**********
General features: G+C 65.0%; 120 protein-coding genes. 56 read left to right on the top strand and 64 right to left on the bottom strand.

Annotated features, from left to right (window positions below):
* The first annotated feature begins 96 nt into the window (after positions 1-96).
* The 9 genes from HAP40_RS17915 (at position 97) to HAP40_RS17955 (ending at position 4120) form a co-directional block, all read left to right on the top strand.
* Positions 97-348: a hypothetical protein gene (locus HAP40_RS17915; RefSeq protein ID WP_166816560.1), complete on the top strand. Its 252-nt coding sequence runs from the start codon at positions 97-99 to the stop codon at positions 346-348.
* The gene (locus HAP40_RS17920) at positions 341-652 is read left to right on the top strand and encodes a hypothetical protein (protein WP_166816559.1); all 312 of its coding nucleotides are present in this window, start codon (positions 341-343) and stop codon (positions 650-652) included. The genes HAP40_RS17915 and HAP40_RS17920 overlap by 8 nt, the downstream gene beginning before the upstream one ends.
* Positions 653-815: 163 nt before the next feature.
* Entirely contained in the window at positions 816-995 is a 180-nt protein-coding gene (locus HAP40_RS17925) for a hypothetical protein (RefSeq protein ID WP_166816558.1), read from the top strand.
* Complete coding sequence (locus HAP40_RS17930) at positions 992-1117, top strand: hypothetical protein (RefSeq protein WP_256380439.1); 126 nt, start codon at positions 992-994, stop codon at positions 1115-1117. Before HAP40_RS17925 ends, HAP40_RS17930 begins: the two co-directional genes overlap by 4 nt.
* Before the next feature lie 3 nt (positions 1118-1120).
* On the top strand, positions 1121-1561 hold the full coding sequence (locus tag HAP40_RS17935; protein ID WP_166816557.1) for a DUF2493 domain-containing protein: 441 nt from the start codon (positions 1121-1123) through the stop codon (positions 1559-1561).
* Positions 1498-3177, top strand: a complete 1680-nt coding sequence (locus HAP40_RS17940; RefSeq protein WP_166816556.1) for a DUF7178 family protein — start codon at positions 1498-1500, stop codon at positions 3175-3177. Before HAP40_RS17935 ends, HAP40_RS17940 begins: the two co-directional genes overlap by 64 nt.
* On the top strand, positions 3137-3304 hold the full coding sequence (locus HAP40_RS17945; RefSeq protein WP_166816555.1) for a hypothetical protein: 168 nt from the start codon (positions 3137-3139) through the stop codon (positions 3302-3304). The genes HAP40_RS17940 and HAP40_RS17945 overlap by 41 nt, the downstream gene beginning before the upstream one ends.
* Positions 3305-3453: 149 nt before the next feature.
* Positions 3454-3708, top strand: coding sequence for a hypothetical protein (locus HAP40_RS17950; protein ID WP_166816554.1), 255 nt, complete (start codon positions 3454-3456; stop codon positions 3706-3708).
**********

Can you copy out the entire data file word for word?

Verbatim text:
General features: G+C 65.0%; 120 protein-coding genes. 56 read left to right on the top strand and 64 right to left on the bottom strand.

Annotated features, from left to right (window positions below):
* The first annotated feature begins 96 nt into the window (after positions 1-96).
* The 9 genes from HAP40_RS17915 (at position 97) to HAP40_RS17955 (ending at position 4120) form a co-directional block, all read left to right on the top strand.
* Positions 97-348: a hypothetical protein gene (locus HAP40_RS17915; RefSeq protein ID WP_166816560.1), complete on the top strand. Its 252-nt coding sequence runs from the start codon at positions 97-99 to the stop codon at positions 346-348.
* The gene (locus HAP40_RS17920) at positions 341-652 is read left to right on the top strand and encodes a hypothetical protein (protein WP_166816559.1); all 312 of its coding nucleotides are present in this window, start codon (positions 341-343) and stop codon (positions 650-652) included. The genes HAP40_RS17915 and HAP40_RS17920 overlap by 8 nt, the downstream gene beginning before the upstream one ends.
* Positions 653-815: 163 nt before the next feature.
* Entirely contained in the window at positions 816-995 is a 180-nt protein-coding gene (locus HAP40_RS17925) for a hypothetical protein (RefSeq protein ID WP_166816558.1), read from the top strand.
* Complete coding sequence (locus HAP40_RS17930) at positions 992-1117, top strand: hypothetical protein (RefSeq protein WP_256380439.1); 126 nt, start codon at positions 992-994, stop codon at positions 1115-1117. Before HAP40_RS17925 ends, HAP40_RS17930 begins: the two co-directional genes overlap by 4 nt.
* Before the next feature lie 3 nt (positions 1118-1120).
* On the top strand, positions 1121-1561 hold the full coding sequence (locus tag HAP40_RS17935; protein ID WP_166816557.1) for a DUF2493 domain-containing protein: 441 nt from the start codon (positions 1121-1123) through the stop codon (positions 1559-1561).
* Positions 1498-3177, top strand: a complete 1680-nt coding sequence (locus HAP40_RS17940; RefSeq protein WP_166816556.1) for a DUF7178 family protein — start codon at positions 1498-1500, stop codon at positions 3175-3177. Before HAP40_RS17935 ends, HAP40_RS17940 begins: the two co-directional genes overlap by 64 nt.
* On the top strand, positions 3137-3304 hold the full coding sequence (locus HAP40_RS17945; RefSeq protein WP_166816555.1) for a hypothetical protein: 168 nt from the start codon (positions 3137-3139) through the stop codon (positions 3302-3304). The genes HAP40_RS17940 and HAP40_RS17945 overlap by 41 nt, the downstream gene beginning before the upstream one ends.
* Positions 3305-3453: 149 nt before the next feature.
* Positions 3454-3708, top strand: coding sequence for a hypothetical protein (locus HAP40_RS17950; protein ID WP_166816554.1), 255 nt, complete (start codon positions 3454-3456; stop codon positions 3706-3708).